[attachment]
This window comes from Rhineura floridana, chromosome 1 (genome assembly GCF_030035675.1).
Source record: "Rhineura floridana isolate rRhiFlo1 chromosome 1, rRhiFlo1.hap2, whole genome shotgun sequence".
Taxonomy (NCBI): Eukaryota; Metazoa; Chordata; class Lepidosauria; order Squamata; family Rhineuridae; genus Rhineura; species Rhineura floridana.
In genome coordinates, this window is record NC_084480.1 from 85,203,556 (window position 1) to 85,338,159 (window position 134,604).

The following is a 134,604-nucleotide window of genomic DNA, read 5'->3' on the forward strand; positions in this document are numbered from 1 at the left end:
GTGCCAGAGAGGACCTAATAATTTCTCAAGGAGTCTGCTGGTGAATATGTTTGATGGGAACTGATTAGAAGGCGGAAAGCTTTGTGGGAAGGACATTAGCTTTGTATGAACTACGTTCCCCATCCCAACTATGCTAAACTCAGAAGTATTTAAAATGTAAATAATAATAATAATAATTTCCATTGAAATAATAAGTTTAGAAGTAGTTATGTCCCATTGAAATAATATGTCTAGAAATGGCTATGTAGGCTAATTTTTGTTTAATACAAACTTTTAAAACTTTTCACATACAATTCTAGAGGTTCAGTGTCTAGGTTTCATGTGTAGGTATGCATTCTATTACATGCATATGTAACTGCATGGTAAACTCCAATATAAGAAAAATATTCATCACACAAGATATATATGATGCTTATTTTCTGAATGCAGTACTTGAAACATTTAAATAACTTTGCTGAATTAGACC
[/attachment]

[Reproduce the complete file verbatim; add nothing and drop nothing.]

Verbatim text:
This window comes from Rhineura floridana, chromosome 1 (genome assembly GCF_030035675.1).
Source record: "Rhineura floridana isolate rRhiFlo1 chromosome 1, rRhiFlo1.hap2, whole genome shotgun sequence".
Taxonomy (NCBI): Eukaryota; Metazoa; Chordata; class Lepidosauria; order Squamata; family Rhineuridae; genus Rhineura; species Rhineura floridana.
In genome coordinates, this window is record NC_084480.1 from 85,203,556 (window position 1) to 85,338,159 (window position 134,604).

The following is a 134,604-nucleotide window of genomic DNA, read 5'->3' on the forward strand; positions in this document are numbered from 1 at the left end:
GTGCCAGAGAGGACCTAATAATTTCTCAAGGAGTCTGCTGGTGAATATGTTTGATGGGAACTGATTAGAAGGCGGAAAGCTTTGTGGGAAGGACATTAGCTTTGTATGAACTACGTTCCCCATCCCAACTATGCTAAACTCAGAAGTATTTAAAATGTAAATAATAATAATAATAATTTCCATTGAAATAATAAGTTTAGAAGTAGTTATGTCCCATTGAAATAATATGTCTAGAAATGGCTATGTAGGCTAATTTTTGTTTAATACAAACTTTTAAAACTTTTCACATACAATTCTAGAGGTTCAGTGTCTAGGTTTCATGTGTAGGTATGCATTCTATTACATGCATATGTAACTGCATGGTAAACTCCAATATAAGAAAAATATTCATCACACAAGATATATATGATGCTTATTTTCTGAATGCAGTACTTGAAACATTTAAATAACTTTGCTGAATTAGACC